Sooner or later, there will come a time when you will need to migrate your projects to different PHP versions. How will you check if you’re compatible with a PHP version different to the one you’ve been developing on?
One possibility is always to install the version of PHP we want to migrate to, run
php -l or something like PHPSA to check for syntax errors, check the PHP documentation for known issues with the migration and hope for the best. Or, we can use some available third party tools to check for PHP version compatibility in our projects.
Check compatibility with PHPCompatibility
The current iteration of PHPCompatibility supports PHP versions up to PHP 7.
PHPCompatibility can be installed via Pear or via Composer. For this particular case, we will install PHPCS using Composer and then deploy our PHPCompatibility coding standards directly on top of it.
For a local installation:
composer require "squizlabs/php_codesniffer=2.*"
After PHPCS is installed, let’s move into the PHPCS
/Standards folder that’s located in
/vendor/squizlabs/php_codesniffer/CodeSniffer/Standards and run:
git clone https://github.com/wimg/PHPCompatibility.git
This command will deploy the PHPCompatibility coding standard directly into our standards folder, together with the coding standards already bundled in PHPCS. To check if both PHPCS and PHPCompatibility were successfully installed just run the command:
This will list all the installed standards. We should see
PHPCompatibility among them.
For a global installation, the same method is valid, just be sure to use Composer’s global require:
composer global require "squizlabs/php_codesniffer=2.*"
and then clone PHPCompatibility into the following folder:
If you never used PHPCS before, it is always good to start with
./vendor/bin/phpcs -h. This will show us the PHPCS help section.
Before we delve into the use of the PHPCompatibility standard, there are some PHPCS commands that will help us make our compatibility tests faster, more efficient and in line with the results we need:
-i– do not print warnings. This option will be helpful if we have a long list of messages and want to filter out the warnings to focus on the errors.
-l– will only check the local directory, without recursion.
-p– show progress of the run. Especially useful for big projects, to maintain status.
-i– show the list of installed coding standards.
<file>– the file or folder to check.
<extensions>– a comma separated list of file extensions to check.
<generator>– uses either the
Textgenerator. It forces documentation generation instead of just doing the check.
<patterns>– a comma separated list of patterns to ignore files and folders (e.g.
<severity>– the minimum severity of a problem required to display an error or warning.
<standard>– the name or path of the coding standard to use.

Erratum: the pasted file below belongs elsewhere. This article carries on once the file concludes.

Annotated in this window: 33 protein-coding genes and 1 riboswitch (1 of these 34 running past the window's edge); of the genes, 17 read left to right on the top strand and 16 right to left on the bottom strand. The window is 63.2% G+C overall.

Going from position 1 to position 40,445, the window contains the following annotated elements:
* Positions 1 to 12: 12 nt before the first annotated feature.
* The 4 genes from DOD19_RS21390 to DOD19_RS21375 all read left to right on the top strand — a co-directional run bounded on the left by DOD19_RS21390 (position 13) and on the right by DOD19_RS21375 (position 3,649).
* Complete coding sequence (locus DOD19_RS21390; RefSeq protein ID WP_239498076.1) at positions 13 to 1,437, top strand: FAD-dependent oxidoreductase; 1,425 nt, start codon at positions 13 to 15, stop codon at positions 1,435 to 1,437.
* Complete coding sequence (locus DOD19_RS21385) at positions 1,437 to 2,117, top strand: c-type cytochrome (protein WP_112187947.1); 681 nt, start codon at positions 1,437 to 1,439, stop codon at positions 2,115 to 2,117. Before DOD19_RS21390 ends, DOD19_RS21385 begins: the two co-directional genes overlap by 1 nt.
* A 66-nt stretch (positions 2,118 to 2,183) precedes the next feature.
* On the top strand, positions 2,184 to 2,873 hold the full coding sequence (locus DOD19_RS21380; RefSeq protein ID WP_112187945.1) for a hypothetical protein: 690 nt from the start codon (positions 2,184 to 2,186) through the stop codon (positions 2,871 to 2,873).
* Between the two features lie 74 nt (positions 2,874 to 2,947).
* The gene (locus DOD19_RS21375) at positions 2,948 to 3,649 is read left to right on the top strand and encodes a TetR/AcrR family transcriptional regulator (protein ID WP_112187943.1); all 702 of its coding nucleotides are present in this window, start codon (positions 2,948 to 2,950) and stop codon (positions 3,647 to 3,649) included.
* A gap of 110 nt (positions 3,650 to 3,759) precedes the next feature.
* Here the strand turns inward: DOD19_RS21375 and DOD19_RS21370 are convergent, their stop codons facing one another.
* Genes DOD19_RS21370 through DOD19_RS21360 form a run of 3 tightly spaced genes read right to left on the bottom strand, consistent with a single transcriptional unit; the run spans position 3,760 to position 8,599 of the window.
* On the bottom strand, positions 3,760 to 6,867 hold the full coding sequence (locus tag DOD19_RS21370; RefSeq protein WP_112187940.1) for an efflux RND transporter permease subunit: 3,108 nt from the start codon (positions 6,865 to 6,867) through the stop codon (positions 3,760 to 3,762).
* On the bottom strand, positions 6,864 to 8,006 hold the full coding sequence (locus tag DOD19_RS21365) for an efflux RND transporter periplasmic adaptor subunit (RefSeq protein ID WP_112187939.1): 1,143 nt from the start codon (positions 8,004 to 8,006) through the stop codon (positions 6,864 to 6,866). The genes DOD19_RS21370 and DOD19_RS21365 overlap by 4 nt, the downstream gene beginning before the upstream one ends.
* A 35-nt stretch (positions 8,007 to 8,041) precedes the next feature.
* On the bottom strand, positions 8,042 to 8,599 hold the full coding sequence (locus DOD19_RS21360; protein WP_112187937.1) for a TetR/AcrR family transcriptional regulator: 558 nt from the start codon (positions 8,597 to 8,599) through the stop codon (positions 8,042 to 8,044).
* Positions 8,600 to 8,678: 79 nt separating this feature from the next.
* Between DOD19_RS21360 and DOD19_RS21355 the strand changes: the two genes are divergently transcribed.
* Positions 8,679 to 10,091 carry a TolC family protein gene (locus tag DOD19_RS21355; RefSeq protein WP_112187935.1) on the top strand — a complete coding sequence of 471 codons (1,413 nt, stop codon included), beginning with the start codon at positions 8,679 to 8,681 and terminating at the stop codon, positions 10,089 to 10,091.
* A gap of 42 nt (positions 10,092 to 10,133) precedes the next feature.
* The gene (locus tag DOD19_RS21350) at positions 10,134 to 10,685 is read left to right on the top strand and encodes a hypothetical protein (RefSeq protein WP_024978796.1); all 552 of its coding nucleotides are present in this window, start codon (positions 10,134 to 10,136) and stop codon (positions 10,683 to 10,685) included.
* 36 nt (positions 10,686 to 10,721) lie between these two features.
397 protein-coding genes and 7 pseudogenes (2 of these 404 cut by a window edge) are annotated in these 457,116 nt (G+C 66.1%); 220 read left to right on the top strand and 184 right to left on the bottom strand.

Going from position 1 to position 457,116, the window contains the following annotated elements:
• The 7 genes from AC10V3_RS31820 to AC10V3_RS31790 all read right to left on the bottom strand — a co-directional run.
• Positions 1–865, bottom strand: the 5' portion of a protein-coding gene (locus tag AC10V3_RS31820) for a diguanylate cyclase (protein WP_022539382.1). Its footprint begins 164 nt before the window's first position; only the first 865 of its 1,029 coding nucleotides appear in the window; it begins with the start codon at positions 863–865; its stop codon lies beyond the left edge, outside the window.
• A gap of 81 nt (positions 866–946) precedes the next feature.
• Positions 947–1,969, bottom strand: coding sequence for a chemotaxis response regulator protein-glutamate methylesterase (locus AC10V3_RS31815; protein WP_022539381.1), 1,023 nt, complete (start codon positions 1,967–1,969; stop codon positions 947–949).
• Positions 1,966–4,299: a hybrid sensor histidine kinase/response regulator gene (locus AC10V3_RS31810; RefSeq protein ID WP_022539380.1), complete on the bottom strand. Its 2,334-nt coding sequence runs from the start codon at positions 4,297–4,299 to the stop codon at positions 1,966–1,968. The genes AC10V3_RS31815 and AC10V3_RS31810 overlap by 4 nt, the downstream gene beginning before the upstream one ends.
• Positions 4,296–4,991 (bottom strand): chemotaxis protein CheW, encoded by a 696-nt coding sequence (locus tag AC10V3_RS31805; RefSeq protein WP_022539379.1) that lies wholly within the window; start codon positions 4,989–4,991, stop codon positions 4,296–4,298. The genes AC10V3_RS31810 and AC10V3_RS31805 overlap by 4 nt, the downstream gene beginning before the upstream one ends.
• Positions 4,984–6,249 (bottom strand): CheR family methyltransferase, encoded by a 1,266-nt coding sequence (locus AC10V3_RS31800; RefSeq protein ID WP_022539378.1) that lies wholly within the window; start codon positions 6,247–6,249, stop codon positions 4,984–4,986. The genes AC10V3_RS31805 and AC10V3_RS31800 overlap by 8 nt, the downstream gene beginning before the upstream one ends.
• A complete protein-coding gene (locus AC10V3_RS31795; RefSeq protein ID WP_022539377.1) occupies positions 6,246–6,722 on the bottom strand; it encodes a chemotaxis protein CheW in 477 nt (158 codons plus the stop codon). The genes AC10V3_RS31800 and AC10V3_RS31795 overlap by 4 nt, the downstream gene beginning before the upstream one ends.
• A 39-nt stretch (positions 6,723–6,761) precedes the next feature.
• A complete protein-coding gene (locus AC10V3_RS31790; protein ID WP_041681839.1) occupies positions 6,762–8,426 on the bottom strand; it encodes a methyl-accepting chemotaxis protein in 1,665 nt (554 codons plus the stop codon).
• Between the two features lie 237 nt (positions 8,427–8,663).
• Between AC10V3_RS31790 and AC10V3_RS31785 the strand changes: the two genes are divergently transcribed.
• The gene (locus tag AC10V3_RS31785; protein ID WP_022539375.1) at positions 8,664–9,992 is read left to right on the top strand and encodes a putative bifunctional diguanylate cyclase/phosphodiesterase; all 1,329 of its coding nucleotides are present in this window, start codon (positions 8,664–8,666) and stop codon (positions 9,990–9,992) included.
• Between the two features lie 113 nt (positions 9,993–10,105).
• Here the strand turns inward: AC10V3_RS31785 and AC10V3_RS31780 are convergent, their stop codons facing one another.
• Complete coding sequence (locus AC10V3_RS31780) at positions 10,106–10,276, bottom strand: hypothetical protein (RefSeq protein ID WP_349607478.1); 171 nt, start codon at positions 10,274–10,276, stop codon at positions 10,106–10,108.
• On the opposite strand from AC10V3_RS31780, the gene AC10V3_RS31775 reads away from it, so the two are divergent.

<runtime-set>– some individual standards also require particular configuration options, which is also the case with PHPCompatibility. This command’s syntax is as follows:
phpcs --runtime-set <option> <value>`
This list is far from exhaustive, but should be of great use in fine tuning our checks.
To check compatibility we can run the following command:
./vendor/bin/phpcs --standard=PHPCompatibility --runtime-set testVersion 7 <path>
With this command, we are using the PHPCompatibility standard with the runtime-set option we saw earlier. We are checking for compatibility with PHP 7 on the file or folder defined by
The tool will output something similar to this:
Note that if you are testing backwards compatibility, it is advisable that you execute PHPCS on the latest PHP version available. For example, if you have the keyword
yield in your code, PHPCS can only recognize it if you’re running PHP 5.5 or higher on your machine. It will only tell you it is not available in previous PHP versions if it actually knows what it is.
If we want to test for
.php files only, we can use the
<extensions> option. Adding it to the command we used earlier:
./vendor/bin/phpcs --standard=PHPCompatibility --extensions=php --runtime-set testVersion 7 <path>
For a detailed report we can use the option
To ignore files or folders in the compatibility test (for example, the aforementioned
vendor folder, and a folder with tests) we can use the option
--ignore=*/tests/*,*/vendor/* <path>. This way, the designated files and folders will not be tested for compatibility.
All the PHPCS options we saw earlier can be used to help make a better use of the tool.
A real life example
Of course, we also want to know if this tool can help us with a real life, production type application. Let’s use it on a complex application to see the results. I’ve chosen PHPMailer for this one.
git clone https://github.com/PHPMailer/PHPMailer.git mailer cd mailer composer install
This will clone PHPMailer into the
/mailer folder and install all its dependencies. After that, we need to install both PHPCS and the PHPCompatibility standard:
composer require "squizlabs/php_codesniffer" cd vendor/squizlabs/php_codesniffer/CodeSniffer/Standards git clone https://github.com/wimg/PHPCompatibility.git
Finally, lets run the PHPCompatibility standard on a single file (we can now also run it on the whole project, but let’s use a single file for this demonstration).
./vendor/bin/phpcs --standard=PHPCompatibility --extensions=php --runtime-set testVersion 5.6 class.phpmailer.php
As we can see, even though PHPMailer is not quite PHP 5.6 ready, we have all the information needed to upgrade the code.
Hope this quick tip tool introduction helped! How do you test for compatibility?
The Principles of Beautiful Web Design, 4th Edition
Docker for Web Developers
Learn PHP in One Day and Learn It Well